The Comprehensive Clinical Trials Unit at UCL



1 November 2018

MRI for early response prediction to anti-TNF therapy
Crohn’s disease (CD) is one of the main types of inflammatory bowel disease (IBD), a name given to long-term conditions which causes inflammation (swelling) in the digestive system (gut). Although it can affect any part of the gut, it is most common at the end of the ileum (the last part of the small intestine) or the colon (the large intestine). This can lead to abdominal (belly) pain and diarrhoea, fatigue (extreme tiredness), loss of appetite and weight loss, and feeling generally unwell. People who have severe symptoms of CD are sometimes treated with powerful medicines called anti-TNFs which can be very effective. However, anti-TNFs can occasionally cause life-threatening side effects and are very expensive. Although many patients do improve on these medicines, about half the patients who start treatment will show no improvement after a year, and many continue to be given the medication for long periods of time, with no benefit. It is therefore important to identify a way, at an early stage, to see if the treatment is going to work and, if not, change to a different treatment. This will help patients and may reduce costs to the NHS. The study team has developed a new test using MRI scanning and computer software (mMRI) to monitor the movement of the bowel motility. The more inflamed the bowel is, the less it moves, and initial data suggests that if the motility improves, this might predict a successful response to treatment. The aim of this study is to find out if the changes in motility measuring using MRI (the new test), is better and quicker than current tests (based on blood and stool samples) in predicting if the anti-TNF medicines will still be working after a year.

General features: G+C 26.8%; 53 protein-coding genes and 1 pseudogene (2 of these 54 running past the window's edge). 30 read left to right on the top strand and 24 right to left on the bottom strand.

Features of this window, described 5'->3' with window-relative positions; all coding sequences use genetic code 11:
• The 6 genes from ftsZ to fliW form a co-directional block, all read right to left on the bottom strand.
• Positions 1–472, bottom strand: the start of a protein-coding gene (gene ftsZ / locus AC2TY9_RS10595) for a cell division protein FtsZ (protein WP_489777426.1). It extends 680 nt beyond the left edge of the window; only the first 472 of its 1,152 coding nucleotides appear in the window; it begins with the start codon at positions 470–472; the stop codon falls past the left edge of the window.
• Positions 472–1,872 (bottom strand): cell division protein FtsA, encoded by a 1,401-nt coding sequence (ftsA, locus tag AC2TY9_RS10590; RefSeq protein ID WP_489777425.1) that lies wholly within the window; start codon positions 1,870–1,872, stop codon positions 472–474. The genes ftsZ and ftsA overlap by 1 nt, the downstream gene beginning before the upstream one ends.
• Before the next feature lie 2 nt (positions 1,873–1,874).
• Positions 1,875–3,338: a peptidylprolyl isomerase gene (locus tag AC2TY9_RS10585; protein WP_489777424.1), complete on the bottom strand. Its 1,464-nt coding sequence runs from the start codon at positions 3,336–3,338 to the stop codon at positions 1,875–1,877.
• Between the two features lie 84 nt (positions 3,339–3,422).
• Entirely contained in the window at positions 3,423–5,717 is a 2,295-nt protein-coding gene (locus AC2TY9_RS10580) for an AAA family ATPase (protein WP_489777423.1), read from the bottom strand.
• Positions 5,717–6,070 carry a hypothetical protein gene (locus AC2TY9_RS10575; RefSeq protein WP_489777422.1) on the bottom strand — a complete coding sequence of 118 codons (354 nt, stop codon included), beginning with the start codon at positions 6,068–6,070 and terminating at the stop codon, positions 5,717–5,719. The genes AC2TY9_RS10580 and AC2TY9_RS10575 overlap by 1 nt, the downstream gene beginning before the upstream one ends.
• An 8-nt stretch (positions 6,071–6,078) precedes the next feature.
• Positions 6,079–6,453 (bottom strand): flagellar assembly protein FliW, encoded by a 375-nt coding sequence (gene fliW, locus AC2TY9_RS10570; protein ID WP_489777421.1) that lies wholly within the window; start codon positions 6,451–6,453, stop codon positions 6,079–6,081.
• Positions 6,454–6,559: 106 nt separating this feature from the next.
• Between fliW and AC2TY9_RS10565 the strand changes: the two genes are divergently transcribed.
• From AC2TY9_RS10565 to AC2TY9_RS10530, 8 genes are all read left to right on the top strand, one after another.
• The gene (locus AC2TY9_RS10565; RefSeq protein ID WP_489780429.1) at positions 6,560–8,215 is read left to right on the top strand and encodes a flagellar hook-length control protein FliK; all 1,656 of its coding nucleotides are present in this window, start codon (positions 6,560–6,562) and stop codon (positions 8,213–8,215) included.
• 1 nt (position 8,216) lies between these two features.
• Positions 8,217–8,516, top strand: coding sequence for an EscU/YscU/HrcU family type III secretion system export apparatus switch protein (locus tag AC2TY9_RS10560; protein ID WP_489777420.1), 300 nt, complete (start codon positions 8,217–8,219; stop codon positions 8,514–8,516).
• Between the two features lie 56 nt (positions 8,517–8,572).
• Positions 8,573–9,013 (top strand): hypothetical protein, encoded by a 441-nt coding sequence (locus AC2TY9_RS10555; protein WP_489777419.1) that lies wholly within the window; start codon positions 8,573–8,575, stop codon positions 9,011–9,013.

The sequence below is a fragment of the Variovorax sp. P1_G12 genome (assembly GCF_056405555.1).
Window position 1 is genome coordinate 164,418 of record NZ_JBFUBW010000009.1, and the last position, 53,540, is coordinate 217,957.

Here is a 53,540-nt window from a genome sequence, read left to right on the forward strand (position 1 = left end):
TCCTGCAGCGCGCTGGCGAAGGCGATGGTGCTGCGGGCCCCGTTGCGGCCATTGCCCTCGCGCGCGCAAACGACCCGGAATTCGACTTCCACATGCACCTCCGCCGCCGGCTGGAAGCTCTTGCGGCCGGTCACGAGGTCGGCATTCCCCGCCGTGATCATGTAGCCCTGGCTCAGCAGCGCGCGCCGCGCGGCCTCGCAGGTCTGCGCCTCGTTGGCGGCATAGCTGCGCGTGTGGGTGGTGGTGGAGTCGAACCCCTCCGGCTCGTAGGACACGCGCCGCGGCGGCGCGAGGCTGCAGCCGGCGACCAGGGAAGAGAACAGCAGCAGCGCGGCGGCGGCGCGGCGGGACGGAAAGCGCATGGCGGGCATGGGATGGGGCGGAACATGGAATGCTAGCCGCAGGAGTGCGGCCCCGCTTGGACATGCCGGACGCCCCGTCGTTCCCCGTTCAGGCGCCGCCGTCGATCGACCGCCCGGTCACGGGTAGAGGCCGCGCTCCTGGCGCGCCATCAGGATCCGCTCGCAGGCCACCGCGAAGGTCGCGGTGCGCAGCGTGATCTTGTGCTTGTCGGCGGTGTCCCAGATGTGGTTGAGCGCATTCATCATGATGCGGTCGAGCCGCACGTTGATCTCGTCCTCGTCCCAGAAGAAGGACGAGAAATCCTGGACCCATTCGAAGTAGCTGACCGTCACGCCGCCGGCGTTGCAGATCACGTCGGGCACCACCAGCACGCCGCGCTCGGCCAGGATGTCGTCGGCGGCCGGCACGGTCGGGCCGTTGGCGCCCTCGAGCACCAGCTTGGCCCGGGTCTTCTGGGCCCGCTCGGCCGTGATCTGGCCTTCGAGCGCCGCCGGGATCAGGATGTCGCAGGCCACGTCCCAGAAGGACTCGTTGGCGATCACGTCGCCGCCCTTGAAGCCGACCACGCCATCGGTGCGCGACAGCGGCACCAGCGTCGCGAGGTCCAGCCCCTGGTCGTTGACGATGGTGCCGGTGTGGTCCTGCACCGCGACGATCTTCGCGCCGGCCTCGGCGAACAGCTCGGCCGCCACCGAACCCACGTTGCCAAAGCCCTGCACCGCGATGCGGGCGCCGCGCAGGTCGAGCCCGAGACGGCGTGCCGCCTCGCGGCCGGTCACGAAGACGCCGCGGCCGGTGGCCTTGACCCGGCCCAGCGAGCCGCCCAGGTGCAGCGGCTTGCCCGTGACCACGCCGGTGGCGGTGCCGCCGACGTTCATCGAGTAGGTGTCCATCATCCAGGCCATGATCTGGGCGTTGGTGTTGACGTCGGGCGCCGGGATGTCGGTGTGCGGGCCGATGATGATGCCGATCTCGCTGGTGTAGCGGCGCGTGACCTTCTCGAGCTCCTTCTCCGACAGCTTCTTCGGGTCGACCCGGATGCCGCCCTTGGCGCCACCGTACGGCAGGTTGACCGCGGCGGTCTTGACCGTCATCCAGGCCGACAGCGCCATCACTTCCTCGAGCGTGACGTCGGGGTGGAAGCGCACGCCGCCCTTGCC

Trial status: Ongoing. Recruitment open.
Funder: National Institute for Health Research
Sponsor: University College London